• Thursday, May 30, 2024
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From Sudan to Nigeria, Lessons on sustaining a revolution

From Sudan to Nigeria, Lessons on sustaining a revolution

There is a crucial need for a central organizing and coordinating body that leads the revolution activities. In Sudan’s case, we elected for this body not to be a partisan one as people were losing faith in the opposition parties, and having them on the front might have repelled people from joining. Hence we went for the Sudanese Professionals Association as a coalition of unions and civil society organizations. This body was explicitly formed to lead the Revolution and was led by several activists and accepted political faces who were operating secretly inside the country but had some leaders residing abroad for their safety and the Association’s sustainability.

As the Revolution developed, a broader coalition was made to include political parties, civil society organizations, religious groups, and armed rebels groups, which was then widely recognized as the political backbone and cover for the Revolution. It was named rightly named “the Freedom and Change Forces.”

This body organized and coordinated the revolution activities, set the dates and times for protests and civil disobedience and communicated with the national and international stakeholders.
As the Revolution progressed, The Revolutionary Committees were created in the residential areas in Sudan’s cities. These committees helped to mobilize the youth of their neighborhoods to join revolution activities.

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The Power of Communications:
The Coalition communicated ran an excellent communication campaign through the following:
1- Created official social media pages on Twitter and Facebook, but it eventually included Instagram and other platforms.
2- Launched mottos and hashtags such as #تسقط بس and promote them widely on and off social media
3- They promoted revolution icons who broke their fear and contributed to the Revolution (including some heroes who gave their lives for the cause).
4- It facilitated the creation and promotion of the Revolution Art, including photography, poetry, songs, graffiti, and drawings. Art enabled the Revolution to connect to the soul of the Sudanese culture. Putting all of this art and media on social media helped bring the international community’s attention to what was happening in Sudan.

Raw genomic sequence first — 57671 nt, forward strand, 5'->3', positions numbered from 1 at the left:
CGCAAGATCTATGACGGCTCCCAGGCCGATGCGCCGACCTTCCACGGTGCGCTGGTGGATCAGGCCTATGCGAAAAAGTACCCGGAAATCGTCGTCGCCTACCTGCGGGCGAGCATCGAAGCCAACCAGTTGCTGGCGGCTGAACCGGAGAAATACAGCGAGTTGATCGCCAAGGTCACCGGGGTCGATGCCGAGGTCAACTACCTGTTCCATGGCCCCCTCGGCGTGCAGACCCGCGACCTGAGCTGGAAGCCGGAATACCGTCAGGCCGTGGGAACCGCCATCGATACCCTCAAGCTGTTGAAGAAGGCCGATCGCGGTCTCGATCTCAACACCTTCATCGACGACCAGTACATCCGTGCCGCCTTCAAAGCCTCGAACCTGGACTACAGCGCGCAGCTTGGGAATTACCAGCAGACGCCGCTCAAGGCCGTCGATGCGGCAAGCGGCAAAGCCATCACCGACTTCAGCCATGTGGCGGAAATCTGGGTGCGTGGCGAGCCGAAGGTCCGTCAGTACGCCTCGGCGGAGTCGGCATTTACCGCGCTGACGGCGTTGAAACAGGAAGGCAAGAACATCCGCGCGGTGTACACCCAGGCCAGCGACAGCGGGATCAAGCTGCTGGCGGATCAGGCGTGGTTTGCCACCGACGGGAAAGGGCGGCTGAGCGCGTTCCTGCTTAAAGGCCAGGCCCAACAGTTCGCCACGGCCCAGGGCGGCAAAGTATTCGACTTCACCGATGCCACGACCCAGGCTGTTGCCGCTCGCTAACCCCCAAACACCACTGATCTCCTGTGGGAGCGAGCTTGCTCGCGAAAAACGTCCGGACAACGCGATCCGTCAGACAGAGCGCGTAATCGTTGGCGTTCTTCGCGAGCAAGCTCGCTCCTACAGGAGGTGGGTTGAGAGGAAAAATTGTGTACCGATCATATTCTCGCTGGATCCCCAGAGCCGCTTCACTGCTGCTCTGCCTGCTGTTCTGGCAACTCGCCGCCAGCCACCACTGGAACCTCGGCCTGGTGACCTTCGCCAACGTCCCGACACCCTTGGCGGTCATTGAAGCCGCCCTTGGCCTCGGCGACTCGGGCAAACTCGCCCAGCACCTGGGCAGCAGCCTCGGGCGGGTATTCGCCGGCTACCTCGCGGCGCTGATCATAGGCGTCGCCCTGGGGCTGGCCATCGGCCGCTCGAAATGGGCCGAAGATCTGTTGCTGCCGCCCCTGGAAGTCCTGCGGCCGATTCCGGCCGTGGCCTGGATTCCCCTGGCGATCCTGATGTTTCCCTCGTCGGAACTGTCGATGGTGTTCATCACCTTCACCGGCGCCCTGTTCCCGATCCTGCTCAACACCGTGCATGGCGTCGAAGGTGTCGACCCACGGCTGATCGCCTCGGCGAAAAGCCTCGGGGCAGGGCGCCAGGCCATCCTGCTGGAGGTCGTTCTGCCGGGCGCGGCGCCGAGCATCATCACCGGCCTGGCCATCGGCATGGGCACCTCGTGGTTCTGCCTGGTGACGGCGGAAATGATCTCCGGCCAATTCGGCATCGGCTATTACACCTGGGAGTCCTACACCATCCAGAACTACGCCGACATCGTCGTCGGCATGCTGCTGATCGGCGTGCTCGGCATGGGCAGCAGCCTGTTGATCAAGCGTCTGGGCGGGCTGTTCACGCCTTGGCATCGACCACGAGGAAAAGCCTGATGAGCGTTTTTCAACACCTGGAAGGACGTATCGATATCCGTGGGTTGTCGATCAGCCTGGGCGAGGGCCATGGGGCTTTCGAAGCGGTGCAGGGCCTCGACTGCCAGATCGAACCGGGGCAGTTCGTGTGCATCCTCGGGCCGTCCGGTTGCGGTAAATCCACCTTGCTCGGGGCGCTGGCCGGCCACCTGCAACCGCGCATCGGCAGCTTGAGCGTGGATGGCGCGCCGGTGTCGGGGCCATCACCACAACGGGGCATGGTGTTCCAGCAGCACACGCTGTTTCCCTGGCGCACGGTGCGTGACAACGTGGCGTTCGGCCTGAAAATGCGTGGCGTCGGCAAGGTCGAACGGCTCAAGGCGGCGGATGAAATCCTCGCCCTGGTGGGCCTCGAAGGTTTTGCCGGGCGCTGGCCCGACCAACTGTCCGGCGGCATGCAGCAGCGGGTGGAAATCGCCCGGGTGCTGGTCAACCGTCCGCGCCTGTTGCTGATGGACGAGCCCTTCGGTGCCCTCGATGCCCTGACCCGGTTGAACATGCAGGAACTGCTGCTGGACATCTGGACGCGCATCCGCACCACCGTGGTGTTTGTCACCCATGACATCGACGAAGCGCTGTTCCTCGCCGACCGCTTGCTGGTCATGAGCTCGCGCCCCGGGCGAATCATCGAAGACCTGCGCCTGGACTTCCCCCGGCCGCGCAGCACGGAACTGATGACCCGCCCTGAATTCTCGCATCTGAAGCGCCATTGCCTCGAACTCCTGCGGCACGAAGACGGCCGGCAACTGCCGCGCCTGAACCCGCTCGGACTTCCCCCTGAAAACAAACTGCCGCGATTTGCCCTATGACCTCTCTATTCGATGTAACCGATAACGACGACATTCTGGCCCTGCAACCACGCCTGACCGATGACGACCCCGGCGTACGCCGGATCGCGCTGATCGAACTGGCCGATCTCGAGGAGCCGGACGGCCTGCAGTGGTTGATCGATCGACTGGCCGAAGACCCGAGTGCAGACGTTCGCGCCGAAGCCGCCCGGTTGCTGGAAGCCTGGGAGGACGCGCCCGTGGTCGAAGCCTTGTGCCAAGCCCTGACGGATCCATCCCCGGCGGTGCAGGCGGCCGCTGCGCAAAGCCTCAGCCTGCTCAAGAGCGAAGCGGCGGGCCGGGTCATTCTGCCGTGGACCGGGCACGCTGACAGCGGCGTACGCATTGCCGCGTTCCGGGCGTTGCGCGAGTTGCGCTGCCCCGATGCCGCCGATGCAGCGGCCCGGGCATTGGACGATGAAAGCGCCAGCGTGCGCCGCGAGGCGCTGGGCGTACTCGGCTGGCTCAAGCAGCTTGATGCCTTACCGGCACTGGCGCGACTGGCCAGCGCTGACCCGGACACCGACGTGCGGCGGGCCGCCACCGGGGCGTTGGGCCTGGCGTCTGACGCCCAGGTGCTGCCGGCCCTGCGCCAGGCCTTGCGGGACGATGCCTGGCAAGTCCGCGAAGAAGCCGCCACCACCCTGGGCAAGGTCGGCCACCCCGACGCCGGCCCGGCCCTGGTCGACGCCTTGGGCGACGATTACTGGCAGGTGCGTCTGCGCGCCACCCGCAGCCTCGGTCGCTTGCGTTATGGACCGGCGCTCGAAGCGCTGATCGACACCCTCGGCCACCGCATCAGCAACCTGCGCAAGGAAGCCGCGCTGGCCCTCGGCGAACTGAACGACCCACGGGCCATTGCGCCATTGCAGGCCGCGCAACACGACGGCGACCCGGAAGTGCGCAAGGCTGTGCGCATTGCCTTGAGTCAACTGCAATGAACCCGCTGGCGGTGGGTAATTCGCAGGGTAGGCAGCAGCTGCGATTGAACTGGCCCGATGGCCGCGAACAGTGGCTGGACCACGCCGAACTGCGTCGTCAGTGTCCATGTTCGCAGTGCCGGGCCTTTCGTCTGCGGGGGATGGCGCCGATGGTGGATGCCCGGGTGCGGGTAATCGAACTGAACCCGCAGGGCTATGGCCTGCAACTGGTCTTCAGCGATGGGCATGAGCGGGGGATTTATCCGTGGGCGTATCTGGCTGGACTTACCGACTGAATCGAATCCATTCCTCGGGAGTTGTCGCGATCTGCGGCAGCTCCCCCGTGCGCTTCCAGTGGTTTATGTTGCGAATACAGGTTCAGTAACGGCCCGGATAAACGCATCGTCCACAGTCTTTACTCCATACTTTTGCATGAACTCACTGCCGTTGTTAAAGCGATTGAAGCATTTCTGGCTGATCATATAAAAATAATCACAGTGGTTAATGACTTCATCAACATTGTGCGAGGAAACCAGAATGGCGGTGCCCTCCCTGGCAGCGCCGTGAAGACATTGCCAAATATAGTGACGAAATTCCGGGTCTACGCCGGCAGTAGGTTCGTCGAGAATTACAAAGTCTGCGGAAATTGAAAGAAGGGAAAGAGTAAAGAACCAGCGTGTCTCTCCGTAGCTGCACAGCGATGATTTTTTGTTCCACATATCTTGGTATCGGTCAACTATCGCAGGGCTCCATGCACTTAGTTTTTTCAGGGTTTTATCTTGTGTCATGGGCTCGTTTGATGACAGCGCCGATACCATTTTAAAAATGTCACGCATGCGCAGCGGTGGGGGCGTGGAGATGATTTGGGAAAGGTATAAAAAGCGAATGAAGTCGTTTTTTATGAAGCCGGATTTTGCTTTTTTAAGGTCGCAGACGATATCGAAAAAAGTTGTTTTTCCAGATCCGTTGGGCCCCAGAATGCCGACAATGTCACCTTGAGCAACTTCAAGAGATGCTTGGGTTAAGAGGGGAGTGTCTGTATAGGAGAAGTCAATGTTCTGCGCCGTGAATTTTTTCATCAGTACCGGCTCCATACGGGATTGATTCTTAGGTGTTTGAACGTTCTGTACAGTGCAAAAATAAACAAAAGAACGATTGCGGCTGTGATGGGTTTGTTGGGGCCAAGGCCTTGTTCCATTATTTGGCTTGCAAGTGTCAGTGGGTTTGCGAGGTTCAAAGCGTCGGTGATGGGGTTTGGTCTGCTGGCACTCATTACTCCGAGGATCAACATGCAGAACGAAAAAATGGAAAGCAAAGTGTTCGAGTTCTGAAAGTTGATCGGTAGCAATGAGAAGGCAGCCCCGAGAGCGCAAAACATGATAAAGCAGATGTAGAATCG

5- The Revolution appointed spoke persons in many big cities worldwide, making it easier to reach out to international media, TV stations, and even local radio stations in the USA and UK.
6- Reaching out to national and international celebrities and starts on Twitter, Facebook, and Instagram had helped to get the message of the Revolution to the world. Examples of those will be Rihanna, Idris Alba, LL J Cool…etc.
7- The Revolution unleashed humor and satire on the previous regime, defeating the fear in people’s hearts from the security forces’ brutal force then. Ridiculing the senior members of the previous regime in public helped put pressure on them and make them look defeated.
8- They used historical dates of previous revolutions to set new activities such as April 6, October 21, which are dates of revolutions that tumbled previous military regimes in the 60s and 80th in Sudan.This renewed the hope for change again in the hearts of Sudanese.

Reduce The Cost Of Participating In The Revolution:
One of the biggest challenges of revolutions is the fear of the high personal cost for the people who join. Fear of getting arrested, hurt and injured, getting fired from a job, or losing one’s life or the life of loved ones. Hence, whoever is organizing the Revolution needs to work on minimizing this cost as much as possible, and here are few techniques that might help achieve that:
1- Start small acts like letting the horn on the car off at a specific date and time for a minute or putting on a specific T-shirt color. The purpose here is to make it accessible for many people (mostly new ones) to feel what it’s like to say no to oppression without really putting their lives in direct danger.
2- The use of short well organized civil disobedience has also enabled many people to participate in the Revolution safely.
3- The experience proved that it is better to call for distributed demonstrations rather than big central ones. It became more common to have local demonstrations in the outer city and residential areas, making it harder for the security and police forces to control and spread their resources thin. Having many demonstrations at the same time will give the impression that it’s much bigger than it was at the early times
4- The Sit-In site was a village of its own with services such as a health center and kitchen. It was a significant source of solidarity and togetherness, giving many people the chance to belong to the Revolution and contribute in whatever way was comfortable for them.
5- Always come up with quick and small ones and present them accumulatively to project the idea of growth and achieving goals.
In the end, let me remind you that the Revolution is an accumulative act that takes time and a lot of effort. However, fatigue and frustration can set very quickly if results and goal achievement are not being seen on the horizon. Growing and sustaining a revolution requires lots of strategic thinking, excellent communication work, and a whole lot of inspiration-seeking.

Husameldin Elnasri is a Tutu Fellow.